Key Issues to HIE and Patient Identity Integrity

HIEs and Patient Matching

Noam Arzt, PhD, president and founder of HLN Consulting

Health Information Exchanges (HIEs) represent a collection of organizations that choose to work together to exchange electronic health information. While consistently identifying patients is hard enough within a single practice, clinic, hospital, or integrated delivery network (IDN), when spanning multiple organizations in an HIE the challenges become multiplied. The differences in the organizations their policies, their technologies, their activities bring some specific challenges when trying to consistently identify patients. Here are some key issues with respect to HIE and patient identity integrity, and some comments and suggestions related to resolving the issues:

Data ownership is distributed:Though it is a matter of policy which can vary, usually data is owned by the organizations that contribute it (or sometimes the patients themselves) rather than the HIE which has stewardship over data It receives. HIEs usually place high priority on maintaining the integrity of the source data in its original form, though some HIEs consolidate data together for presentation or transport. HIEs rarely have access to the patient or even the source systems. For the purposes of matching the HIE can only work with the data that is provided unless there is provision for follow-up with the organization that submitted the data. Explicit HIE policy incorporated (even if only by reference) into a data sharing agreement must identify the responsibilities and limitations of the HIE and downstream recipients of data.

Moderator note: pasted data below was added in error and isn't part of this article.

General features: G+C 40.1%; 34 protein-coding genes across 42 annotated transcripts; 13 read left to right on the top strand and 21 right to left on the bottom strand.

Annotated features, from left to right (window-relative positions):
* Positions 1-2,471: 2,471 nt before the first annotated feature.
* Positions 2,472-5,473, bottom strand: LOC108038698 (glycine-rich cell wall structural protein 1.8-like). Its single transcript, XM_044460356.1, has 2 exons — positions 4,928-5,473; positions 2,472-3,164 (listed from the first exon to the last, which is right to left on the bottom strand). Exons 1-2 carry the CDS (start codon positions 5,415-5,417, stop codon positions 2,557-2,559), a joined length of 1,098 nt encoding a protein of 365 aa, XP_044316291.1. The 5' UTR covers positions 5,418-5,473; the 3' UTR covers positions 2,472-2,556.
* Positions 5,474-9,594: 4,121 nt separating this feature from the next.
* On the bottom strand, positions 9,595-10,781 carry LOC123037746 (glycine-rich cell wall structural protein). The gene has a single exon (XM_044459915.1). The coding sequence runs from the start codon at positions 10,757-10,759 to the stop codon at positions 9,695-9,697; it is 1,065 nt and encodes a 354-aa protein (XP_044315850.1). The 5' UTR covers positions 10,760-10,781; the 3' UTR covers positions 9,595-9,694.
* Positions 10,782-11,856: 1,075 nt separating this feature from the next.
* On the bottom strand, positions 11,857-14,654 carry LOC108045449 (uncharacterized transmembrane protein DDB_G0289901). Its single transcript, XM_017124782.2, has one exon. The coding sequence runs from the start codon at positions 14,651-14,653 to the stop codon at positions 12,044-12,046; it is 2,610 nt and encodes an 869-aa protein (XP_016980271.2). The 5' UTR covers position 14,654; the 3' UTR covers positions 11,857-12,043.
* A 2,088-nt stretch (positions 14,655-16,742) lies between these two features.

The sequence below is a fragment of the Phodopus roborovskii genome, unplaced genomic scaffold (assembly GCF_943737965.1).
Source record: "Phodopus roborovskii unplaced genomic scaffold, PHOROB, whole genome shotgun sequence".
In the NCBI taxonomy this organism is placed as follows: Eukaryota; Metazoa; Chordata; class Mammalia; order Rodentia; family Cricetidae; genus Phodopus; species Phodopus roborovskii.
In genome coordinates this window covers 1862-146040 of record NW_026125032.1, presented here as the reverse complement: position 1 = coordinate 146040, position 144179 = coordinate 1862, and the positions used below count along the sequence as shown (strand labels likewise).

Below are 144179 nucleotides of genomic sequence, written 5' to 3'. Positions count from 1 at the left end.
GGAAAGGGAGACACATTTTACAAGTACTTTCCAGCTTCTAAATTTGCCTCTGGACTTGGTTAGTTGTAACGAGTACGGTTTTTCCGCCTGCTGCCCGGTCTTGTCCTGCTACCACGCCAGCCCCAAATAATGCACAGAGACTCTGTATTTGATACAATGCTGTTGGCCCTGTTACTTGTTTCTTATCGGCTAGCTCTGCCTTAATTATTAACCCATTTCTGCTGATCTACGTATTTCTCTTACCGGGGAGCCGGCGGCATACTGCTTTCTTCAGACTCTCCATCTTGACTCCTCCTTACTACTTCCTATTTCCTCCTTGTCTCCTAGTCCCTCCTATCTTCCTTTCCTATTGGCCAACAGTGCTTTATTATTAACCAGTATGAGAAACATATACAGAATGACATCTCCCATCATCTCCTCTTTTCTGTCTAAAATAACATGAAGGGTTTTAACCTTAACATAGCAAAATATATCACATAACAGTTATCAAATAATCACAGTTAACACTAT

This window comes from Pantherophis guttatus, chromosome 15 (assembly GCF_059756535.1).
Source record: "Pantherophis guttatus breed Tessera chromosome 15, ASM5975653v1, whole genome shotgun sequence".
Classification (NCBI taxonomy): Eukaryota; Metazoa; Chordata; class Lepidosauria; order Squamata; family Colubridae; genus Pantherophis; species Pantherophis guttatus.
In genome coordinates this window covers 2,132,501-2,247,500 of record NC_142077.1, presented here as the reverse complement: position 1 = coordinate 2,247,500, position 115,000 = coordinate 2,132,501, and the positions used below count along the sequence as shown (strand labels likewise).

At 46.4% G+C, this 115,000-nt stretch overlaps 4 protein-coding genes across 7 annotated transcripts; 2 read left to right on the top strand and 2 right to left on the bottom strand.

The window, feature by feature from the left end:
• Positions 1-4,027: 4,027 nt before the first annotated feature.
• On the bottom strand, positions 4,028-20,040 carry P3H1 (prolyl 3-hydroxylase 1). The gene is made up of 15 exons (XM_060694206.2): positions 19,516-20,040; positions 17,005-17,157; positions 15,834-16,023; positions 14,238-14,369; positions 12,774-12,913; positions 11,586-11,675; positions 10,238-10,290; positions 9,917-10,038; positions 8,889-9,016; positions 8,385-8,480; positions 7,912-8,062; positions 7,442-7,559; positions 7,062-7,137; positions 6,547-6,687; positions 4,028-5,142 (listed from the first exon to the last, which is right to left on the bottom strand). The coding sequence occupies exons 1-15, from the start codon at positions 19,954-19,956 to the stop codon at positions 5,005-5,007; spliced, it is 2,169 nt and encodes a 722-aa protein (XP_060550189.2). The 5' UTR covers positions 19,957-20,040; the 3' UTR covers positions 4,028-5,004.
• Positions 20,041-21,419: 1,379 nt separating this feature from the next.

Source data is inconsistent and often conflicting: Data comes from multiple, simultaneous sources. It is not possible to discern which data is correct – even data that appears to be more recent may not be more current. HIEs need to keep in mind that the purpose of the Master Patient Index (MPI) is to enable accurate matching of patients, not to necessarily be the authoritative source of demographic (or other) information. Multiple, seemingly conflicting sets of demographic data simply help build a more powerful record determining which is the correct/current data is not relevant to the task. HIEs should allow all demographic data that which is perceived to be current and that which is believed to be historical to be available and used for matching purposes. That being said, HIEs can develop and institute shared, distributed responsibility for resolving ambiguous patient matches with policies and tools that allow participating organizations to review ambiguous matches based on datathey submitted. But caution is advised: an HIE needs to determine carefully how much HIE data (ostensibly from other organizations) from possible patient matches can be shown to an organization for the purpose of trying to establish a good match to new or existing data.